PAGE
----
Business students from the University of Washington meet a jungle hero while attending a Compass workshop

At the end of August 2022, a group of business students from the University of Washington enjoyed a visit to Khao Sok in Thailand, where they considered the sustainability of tourism in the local area through the lens of the Sustainability Compass.

By the time they arrived at Our Jungle Camp Eco-Resort they had already been in Thailand for several days, and sported tired-looking faces but were thoroughly engaged and interested in the activities that were on offer.

The students already showed a good basic understanding of the four elements of the Sustainability Compass: Nature, Economy, Society and Wellbeing, having completed the free online course back in the USA.

The main activity for the morning was hiking in Khao Sok National Park, which they did in small groups that were each given one Compass point to consider on their journey. Afterwards, it was clear that each group had different ideas of how sustainable hiking is as a tourist activity, which prompted an interesting discussion back at Our Jungle Camp’s outdoor education center, called Jungle Life Camp.

That afternoon, Jungle Life Camp itself came under scrutiny as the students used the Compass Tools (Learn more about Compass Education) to come up with suggestions for how to make positive change to the workings of the camp. Jungle Life Camp provides schools in Khao Sok with free activity camps that teach children about their natural environment. Nestled inside one of the world’s oldest rainforests, it is important that the local community understands how and why the forest should be preserved.

In order to fully comprehend how Jungle Life Camp operates, the students participated in one of the more popular activities that visitors enjoy: Amazing Insects. The activity starts with the story of the fig wasp, a little-known hero of the jungle. These wasps are solely responsible for pollinating one of the most important food sources for many of Khao Sok’s bird and mammal species – the fig tree. If these wasps – which are so small that even with magnifying glasses the students could barely find them – were to decline in number, there would be a huge impact on the entire ecosystem.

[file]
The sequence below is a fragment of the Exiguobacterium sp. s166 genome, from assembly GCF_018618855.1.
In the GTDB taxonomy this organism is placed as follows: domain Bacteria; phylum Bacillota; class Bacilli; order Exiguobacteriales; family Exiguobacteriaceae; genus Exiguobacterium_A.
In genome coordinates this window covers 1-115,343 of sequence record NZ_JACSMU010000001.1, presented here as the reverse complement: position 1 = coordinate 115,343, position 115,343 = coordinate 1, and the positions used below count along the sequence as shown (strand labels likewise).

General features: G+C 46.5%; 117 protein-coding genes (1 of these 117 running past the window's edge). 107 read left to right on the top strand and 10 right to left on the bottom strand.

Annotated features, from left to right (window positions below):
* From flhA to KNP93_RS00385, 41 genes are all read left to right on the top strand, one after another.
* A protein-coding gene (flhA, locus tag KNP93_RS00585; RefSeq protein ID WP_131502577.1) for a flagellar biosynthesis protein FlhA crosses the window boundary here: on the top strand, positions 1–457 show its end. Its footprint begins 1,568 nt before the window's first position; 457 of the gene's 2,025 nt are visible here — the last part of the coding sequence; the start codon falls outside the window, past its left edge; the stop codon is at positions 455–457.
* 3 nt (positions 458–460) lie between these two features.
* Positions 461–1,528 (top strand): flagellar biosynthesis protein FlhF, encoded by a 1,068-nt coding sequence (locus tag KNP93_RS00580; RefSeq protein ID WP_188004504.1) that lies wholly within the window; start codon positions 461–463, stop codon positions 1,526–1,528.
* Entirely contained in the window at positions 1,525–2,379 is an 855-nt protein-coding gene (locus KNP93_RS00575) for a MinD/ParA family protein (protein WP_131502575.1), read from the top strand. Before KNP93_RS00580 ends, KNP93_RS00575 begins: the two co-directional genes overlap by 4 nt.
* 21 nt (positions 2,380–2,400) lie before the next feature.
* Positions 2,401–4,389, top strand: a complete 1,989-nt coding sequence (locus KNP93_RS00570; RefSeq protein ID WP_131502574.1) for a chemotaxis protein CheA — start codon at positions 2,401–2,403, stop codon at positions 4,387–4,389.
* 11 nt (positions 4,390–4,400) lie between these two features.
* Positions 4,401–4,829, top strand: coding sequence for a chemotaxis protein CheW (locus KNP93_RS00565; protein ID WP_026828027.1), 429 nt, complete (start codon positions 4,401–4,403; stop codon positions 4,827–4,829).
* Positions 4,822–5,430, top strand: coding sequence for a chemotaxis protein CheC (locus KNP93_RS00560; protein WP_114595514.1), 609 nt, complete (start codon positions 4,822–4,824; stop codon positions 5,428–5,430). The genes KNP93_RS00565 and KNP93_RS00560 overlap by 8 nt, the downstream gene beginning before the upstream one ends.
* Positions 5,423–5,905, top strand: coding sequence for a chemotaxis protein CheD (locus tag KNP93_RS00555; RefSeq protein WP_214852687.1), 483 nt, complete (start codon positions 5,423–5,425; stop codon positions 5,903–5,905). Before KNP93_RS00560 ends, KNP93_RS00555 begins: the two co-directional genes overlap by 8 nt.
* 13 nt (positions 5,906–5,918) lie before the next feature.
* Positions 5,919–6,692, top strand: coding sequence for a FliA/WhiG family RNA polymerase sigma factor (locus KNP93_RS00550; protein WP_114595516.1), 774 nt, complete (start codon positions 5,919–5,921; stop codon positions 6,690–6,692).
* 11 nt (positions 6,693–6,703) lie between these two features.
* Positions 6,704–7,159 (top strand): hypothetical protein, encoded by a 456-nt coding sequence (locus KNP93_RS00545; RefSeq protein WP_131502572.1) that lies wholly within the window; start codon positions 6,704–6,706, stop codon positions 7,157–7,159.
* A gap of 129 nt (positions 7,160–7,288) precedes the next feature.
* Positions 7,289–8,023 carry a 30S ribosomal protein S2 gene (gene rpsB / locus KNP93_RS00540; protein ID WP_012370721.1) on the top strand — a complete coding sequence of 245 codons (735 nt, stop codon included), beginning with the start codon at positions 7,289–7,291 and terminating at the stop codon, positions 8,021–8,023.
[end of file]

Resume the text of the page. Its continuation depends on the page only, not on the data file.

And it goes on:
The activity continues by catching insects from the camp’s farm and discovering which of them are helpful for the crops and which are harmful. We finished by weighing up the pros and cons of organic farming by considering the long-term sustainability and relationship with the local environment – all while remembering the story of the heroic fig wasp, of course.

It was obvious that the Compass significantly affected the thought process of the students throughout the whole day, from to the fun icebreaker game (act out and pitch an innovative and sustainable household appliance) to the interview questions that they set for Jungle Life Camp staff when preparing for their action plan proposals.

You might expect a group of business students to be concerned with income generation and operating costs but the proposals that they put forward were very much centered around increasing community engagement and empowering local staff. It just goes to show that when it comes to sustainability, people of all backgrounds actually share many common goals.